Chicago Manual of Style (16th Edition):

Ventura, Jessica Dawn. “Experimental analysis and computational simulation of unilateral transtibial amputee walking to evaluate prosthetic device design characteristics and amputee gait mechanics.” 2010. Doctoral Dissertation, University of Texas – Austin. Accessed April 13, 2021. http://hdl.handle.net/2152/ETD-UT-2010-05-786.

MLA Handbook (7th Edition):

Ventura, Jessica Dawn. “Experimental analysis and computational simulation of unilateral transtibial amputee walking to evaluate prosthetic device design characteristics and amputee gait mechanics.” 2010. Web. 13 Apr 2021.

Vancouver:

Ventura JD. Experimental analysis and computational simulation of unilateral transtibial amputee walking to evaluate prosthetic device design characteristics and amputee gait mechanics. [Internet] [Doctoral dissertation]. University of Texas – Austin; 2010. [cited 2021 Apr 13]. Available from: http://hdl.handle.net/2152/ETD-UT-2010-05-786.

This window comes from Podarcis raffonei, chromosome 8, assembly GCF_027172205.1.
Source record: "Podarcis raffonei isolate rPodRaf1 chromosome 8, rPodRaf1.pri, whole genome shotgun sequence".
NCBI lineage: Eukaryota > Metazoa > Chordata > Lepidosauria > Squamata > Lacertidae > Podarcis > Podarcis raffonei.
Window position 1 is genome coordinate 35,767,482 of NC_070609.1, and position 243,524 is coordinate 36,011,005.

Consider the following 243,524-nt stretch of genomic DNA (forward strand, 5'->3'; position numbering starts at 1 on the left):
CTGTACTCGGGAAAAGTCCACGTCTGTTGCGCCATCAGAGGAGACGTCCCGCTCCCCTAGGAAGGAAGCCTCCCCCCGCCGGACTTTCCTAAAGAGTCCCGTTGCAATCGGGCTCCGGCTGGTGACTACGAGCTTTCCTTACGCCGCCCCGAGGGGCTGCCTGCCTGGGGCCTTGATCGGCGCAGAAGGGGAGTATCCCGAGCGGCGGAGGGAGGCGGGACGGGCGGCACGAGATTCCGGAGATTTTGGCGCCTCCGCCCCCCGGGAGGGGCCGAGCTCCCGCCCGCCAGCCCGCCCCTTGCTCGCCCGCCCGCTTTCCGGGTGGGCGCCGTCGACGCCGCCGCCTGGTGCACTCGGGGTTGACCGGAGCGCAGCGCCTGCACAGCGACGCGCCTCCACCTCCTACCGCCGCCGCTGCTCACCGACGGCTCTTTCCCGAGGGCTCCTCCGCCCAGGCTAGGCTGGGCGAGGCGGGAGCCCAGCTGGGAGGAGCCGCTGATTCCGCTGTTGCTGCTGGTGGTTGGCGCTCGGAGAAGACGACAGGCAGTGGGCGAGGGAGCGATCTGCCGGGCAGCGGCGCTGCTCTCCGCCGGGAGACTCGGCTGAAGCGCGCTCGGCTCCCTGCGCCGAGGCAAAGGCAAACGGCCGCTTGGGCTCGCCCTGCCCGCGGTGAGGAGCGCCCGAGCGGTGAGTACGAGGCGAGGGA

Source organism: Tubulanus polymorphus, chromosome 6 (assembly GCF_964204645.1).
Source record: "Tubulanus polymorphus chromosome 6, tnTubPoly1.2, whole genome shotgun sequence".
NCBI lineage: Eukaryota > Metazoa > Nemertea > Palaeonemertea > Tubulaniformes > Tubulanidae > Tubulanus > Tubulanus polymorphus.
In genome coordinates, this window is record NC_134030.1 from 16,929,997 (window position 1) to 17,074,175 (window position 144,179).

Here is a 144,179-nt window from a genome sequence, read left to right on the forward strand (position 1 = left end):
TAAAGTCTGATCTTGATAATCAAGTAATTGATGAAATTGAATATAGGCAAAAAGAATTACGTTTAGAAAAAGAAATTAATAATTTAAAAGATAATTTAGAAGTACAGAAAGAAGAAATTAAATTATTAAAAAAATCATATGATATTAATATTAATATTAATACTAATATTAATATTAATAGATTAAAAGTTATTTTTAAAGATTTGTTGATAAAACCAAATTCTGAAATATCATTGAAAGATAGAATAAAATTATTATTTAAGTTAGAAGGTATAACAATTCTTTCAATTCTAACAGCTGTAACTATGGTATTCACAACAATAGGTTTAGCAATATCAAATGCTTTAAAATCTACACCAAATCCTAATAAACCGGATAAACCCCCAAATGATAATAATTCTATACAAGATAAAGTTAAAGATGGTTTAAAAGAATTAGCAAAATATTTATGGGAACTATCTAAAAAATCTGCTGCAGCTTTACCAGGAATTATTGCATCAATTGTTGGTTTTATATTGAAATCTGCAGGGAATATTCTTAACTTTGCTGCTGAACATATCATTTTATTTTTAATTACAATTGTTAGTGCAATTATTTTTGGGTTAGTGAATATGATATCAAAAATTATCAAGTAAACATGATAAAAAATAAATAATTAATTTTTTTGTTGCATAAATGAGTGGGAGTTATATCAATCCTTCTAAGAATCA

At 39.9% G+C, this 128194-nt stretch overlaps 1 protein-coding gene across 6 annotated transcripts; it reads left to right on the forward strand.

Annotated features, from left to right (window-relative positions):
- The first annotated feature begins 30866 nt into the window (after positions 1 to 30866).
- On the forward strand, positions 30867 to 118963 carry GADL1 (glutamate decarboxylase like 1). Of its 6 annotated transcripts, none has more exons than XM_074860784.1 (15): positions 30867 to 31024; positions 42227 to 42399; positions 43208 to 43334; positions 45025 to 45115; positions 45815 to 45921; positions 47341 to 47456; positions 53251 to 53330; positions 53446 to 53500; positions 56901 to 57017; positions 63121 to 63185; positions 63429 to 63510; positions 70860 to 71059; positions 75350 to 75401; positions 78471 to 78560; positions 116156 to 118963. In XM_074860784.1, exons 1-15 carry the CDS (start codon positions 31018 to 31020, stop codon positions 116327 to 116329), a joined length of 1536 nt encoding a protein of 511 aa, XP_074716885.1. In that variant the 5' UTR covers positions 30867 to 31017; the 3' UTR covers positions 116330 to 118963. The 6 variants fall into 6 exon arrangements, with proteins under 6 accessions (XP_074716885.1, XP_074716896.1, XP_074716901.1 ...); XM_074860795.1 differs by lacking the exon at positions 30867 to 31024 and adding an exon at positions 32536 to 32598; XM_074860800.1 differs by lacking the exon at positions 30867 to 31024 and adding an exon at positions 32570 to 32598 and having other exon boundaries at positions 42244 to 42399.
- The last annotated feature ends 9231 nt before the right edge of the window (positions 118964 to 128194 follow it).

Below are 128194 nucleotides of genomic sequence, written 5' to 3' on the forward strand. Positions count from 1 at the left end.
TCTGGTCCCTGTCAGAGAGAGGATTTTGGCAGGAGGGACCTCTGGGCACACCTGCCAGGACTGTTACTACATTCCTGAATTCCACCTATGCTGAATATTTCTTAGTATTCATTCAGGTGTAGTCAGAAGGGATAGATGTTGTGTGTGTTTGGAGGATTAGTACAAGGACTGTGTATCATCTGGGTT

Council of Science Editors:

Ventura JD. Experimental analysis and computational simulation of unilateral transtibial amputee walking to evaluate prosthetic device design characteristics and amputee gait mechanics. [Doctoral Dissertation]. University of Texas – Austin; 2010. Available from: http://hdl.handle.net/2152/ETD-UT-2010-05-786